Pedro Fernández de Castro (Grand Master of the Order of Santiago)

Likeness of Pedro Fernández de Castro from a tapestry
Order of Santiago Grand Master of the Order of Santiago
In office
Monarch Ferdinand II of León
Alfonso VIII of Castile
Preceded by Ferdinand II of León
Alfonso VIII of Castile
Succeeded by Fernando Díaz

Pedro Fernández de Castro, also known as Pedro Fernández de Fuentecalada (b. c. 1115-1184), was the first Grand Master or the Order of Santiago and the founder of the Monastery of Santa Cruz de Valcárcel. He was a Spanish nobleman and a member of the House of Castro.

Family origins

He was the son of Fernando García de Hita, a close kinsman of Queen Urraca of León and Castile and founder of the powerful Castro family, by his wife Estefanía Ermengol, daughter of Ermengol V, Count of Urgell.[1]


Cross of the Order of Santiago.

Pedro fought in the army of Alfonso VII of León and Castile in the conquest of Aurelia and Alharilla in the present day area of Santa Cruz de la Zarza. Later in 1146, he participated in further military campaigns, assisting in the occupation of Baeza and the landings in Almería. These actions were an important part of the overall military campaign because they devastated the Moorish navy and largely removed them from the war at large.

Later, while crusading in the Holy Land, he decided to create a new military order dedicated to protecting the sepulcher of James the Apostle and to protecting the Way of St. James.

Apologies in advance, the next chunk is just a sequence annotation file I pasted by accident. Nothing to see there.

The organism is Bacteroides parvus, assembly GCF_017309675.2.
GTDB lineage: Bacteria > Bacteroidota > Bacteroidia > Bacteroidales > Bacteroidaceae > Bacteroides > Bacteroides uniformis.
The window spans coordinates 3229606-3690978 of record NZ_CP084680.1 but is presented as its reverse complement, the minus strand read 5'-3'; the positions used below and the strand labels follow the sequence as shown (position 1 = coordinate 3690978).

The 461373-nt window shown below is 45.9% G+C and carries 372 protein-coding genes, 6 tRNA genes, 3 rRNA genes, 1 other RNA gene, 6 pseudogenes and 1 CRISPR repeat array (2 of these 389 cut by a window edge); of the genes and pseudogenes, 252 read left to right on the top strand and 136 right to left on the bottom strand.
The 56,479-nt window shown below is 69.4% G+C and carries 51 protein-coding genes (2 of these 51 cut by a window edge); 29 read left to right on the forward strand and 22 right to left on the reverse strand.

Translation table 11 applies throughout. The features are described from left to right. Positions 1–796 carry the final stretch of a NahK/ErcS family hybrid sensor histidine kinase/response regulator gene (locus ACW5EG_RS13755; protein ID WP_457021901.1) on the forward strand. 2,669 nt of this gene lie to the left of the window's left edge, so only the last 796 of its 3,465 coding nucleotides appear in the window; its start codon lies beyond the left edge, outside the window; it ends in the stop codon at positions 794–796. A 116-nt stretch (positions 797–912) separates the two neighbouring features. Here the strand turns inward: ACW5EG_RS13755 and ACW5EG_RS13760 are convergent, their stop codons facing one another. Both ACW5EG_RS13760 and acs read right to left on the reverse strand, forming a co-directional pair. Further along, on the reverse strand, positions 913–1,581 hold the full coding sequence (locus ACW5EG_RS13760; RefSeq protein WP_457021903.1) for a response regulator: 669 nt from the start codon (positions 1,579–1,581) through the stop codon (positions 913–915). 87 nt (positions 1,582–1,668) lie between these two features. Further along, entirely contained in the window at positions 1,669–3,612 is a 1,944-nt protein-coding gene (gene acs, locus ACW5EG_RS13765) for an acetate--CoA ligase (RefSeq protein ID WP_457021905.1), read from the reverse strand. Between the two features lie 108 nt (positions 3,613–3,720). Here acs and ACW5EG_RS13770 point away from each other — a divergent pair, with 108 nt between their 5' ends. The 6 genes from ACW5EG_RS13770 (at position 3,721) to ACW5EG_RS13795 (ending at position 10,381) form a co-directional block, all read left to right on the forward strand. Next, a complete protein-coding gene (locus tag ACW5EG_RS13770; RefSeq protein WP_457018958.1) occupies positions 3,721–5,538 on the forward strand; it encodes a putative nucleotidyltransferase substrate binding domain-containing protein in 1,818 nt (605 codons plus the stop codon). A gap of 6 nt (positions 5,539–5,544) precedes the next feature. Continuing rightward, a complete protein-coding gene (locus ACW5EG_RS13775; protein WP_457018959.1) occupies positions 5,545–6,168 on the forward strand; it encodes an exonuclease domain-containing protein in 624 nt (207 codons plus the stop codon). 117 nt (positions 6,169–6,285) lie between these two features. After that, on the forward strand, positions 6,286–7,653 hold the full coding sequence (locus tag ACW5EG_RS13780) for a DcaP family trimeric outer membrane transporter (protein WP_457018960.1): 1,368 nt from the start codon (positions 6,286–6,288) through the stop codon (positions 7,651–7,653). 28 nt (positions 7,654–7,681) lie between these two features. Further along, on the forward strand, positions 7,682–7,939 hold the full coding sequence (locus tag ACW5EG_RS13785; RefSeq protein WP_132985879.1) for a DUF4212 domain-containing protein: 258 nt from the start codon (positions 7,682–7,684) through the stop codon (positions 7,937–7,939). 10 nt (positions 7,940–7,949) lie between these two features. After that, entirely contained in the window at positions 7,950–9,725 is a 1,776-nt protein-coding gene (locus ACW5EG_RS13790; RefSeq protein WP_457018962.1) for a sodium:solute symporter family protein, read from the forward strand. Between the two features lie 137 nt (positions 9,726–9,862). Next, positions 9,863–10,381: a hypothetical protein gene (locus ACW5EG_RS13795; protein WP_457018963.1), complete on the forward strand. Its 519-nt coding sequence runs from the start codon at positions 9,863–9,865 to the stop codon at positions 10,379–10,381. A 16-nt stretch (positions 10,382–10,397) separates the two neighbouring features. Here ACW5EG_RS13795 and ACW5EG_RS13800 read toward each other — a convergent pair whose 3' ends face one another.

On August 4, 1165, Pedro, together with his wife, his sister Urraca, and his children, donated a house to abbot Miguel in Santa Cruz de Valcárcel for the purpose of founding a monastery dedicated to the principles of the order. The donation was confirmed by his wive's brothers, Nuño and Álvaro Pérez de Lara, in addition to Gómez González de Manzanedo, the husband of Pedro's sister-in-law, Milia Pérez de Lara, as well as his brothers and other members of the Castro family. Later in that year, at the age of 50, Pedro Fernández officially founded the Order of Santiago in the city of Cáceres. The spirit of the order was born in the times of the Almohad invasion and is influenced by the Knights Templar, to which Pedro had become acquainted with in the Holy Land. His wife and daughter would later become nuns at the Monastery of Santa Cruz de Valcárcel.

Francisco de Rades y Andrada, in his chronicles of military orders, records Pedro's death in 1184, being buried in the main chapel of the Convent of San Marcos, León.

Marriage and descendants

Pedro Fernández married María Pérez de Lara, daughter of count Pedro González de Lara, with whom he had the following children:[2][3]

Grand Master of the Order of Santiago

Succeeded by
Fernando Díaz


  1. As the queen's cousin, Fernando García has traditionally been placed as illegitimate son of King García II of Galicia, and this continues to be followed by some modern scholars (e.g. Torres Sevilla). Two genealogists (Canal and Salazar y Acha) have recently suggested an alternative, that Fernando was son of count García Ordóñez by Urraca Garcés the daughter of the Navarese King García Sánchez III of Navarre.
  2. His marriage and descendants are amply documented, especially in the documents kept at the Monasterio de Santa Cruz de Valcárcel, the Monastery of Santa María la Real in Aguilar de Campoo, and the Monasterio de San Román de Entrepeñas
  3. In 1206, María Pérez and her children, Fernando Pérez «la Podestá», Gómez Pérez, Eylo, María de Aragón, and Milia, on one part, and the prior of the Monastery of San Román de Entrepeñas, on the other, exchange a mill in Castellos for another property.
  4. (Torres 1999, p. 82)
  5. On 17 February 1219, in the documentation from the Monasterio de Santa Cruz de Valcarcel, King Fernando III grants his protection to the monastery and confirms the possession of the property donated to Elo, its abbess. ...quod vos donna Elo nunc de novo construiis sub regula Sanctii Benedicti, vobisque eiusdem monasterii instante abbatisse.


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